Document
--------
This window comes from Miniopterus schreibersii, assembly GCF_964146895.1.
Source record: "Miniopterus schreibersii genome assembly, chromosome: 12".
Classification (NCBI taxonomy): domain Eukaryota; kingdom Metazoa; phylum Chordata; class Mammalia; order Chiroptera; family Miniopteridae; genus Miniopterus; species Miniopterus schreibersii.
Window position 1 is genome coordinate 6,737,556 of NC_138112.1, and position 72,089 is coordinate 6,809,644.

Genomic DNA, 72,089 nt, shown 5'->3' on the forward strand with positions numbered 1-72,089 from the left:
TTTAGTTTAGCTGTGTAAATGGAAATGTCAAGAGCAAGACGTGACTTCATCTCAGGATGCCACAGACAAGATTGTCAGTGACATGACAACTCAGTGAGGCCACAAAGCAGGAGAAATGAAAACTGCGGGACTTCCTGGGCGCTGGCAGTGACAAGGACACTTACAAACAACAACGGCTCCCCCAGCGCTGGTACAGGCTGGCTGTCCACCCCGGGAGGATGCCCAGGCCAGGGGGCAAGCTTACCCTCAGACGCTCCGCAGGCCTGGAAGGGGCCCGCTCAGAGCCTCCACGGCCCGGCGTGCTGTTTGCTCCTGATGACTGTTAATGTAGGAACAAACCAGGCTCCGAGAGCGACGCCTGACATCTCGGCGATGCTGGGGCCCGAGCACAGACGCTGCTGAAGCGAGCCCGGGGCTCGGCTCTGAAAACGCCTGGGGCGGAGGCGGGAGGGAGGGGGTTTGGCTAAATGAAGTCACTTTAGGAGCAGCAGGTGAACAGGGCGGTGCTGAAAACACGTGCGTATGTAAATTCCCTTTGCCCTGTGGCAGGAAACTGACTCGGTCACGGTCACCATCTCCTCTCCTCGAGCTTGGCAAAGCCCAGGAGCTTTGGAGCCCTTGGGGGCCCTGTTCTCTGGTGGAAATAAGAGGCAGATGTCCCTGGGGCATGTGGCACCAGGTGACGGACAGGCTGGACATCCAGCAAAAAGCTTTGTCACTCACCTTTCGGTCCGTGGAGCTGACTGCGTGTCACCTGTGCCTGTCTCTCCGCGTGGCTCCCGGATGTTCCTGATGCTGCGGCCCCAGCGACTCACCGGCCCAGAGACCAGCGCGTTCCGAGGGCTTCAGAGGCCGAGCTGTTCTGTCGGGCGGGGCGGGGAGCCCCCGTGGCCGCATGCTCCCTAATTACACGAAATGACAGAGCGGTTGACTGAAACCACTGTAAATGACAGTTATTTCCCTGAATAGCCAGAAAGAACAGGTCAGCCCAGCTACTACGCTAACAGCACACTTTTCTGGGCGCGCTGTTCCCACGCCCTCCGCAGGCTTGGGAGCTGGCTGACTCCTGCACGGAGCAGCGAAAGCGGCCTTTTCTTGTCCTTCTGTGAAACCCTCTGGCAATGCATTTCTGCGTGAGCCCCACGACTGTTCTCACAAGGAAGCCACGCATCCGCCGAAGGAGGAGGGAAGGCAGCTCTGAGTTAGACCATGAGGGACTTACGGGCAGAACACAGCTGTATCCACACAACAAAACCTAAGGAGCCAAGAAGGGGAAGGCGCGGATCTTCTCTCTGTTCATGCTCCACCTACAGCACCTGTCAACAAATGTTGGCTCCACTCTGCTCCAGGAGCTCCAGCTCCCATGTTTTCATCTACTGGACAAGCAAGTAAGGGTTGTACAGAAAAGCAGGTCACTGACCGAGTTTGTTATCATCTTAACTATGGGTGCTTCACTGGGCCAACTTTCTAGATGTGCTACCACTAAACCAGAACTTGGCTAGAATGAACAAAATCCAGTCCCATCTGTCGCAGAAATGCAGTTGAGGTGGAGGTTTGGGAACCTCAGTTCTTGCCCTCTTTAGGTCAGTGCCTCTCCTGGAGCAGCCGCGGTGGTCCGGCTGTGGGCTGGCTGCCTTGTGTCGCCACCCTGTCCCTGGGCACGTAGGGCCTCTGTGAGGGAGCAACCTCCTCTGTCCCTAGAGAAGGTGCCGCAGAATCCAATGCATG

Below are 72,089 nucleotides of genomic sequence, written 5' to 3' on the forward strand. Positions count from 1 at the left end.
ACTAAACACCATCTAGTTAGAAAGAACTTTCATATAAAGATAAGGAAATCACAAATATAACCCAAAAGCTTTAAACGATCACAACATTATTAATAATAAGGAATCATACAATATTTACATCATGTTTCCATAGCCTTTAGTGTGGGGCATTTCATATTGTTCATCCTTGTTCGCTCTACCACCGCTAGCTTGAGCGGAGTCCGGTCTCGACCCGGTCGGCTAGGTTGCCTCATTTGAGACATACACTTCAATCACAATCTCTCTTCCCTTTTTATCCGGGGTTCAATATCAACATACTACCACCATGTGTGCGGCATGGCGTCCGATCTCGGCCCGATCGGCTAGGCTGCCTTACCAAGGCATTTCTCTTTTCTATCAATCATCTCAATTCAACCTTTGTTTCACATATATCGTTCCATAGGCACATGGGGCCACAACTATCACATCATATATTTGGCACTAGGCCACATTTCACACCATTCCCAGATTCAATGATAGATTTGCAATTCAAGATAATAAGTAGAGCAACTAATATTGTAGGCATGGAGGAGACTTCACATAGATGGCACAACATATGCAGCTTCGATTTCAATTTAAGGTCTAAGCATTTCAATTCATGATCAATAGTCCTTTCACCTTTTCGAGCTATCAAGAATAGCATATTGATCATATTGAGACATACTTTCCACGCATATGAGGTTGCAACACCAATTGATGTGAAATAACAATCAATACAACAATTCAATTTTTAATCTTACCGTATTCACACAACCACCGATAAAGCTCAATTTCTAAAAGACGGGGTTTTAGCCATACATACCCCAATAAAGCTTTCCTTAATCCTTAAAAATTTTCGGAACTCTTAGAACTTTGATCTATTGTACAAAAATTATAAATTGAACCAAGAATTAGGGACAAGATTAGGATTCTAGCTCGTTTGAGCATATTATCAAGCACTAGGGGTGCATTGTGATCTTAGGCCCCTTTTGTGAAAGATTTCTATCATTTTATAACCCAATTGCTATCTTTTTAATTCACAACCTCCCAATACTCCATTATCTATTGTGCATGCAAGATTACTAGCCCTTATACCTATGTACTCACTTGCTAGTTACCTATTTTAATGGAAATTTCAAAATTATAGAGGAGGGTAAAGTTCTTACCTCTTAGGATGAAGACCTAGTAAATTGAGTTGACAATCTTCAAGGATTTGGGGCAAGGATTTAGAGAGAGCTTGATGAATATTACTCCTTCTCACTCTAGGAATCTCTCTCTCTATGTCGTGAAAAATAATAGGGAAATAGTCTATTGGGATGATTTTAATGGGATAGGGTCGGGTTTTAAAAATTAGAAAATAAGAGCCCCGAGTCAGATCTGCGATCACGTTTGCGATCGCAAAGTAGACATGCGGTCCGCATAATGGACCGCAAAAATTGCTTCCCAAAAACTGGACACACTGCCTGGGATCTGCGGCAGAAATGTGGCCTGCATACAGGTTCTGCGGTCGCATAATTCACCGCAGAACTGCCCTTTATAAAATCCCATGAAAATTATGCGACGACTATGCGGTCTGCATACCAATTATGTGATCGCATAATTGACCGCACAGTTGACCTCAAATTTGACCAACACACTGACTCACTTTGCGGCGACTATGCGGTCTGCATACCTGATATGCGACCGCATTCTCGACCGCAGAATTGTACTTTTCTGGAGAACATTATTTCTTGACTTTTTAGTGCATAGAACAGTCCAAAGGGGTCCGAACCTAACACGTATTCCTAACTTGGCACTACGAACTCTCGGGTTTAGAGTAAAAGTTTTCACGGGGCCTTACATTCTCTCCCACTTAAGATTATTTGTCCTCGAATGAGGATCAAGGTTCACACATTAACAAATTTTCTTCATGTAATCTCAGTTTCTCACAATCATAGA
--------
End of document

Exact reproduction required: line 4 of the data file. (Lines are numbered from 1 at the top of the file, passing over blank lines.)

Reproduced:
Window position 1 is genome coordinate 6,737,556 of NC_138112.1, and position 72,089 is coordinate 6,809,644.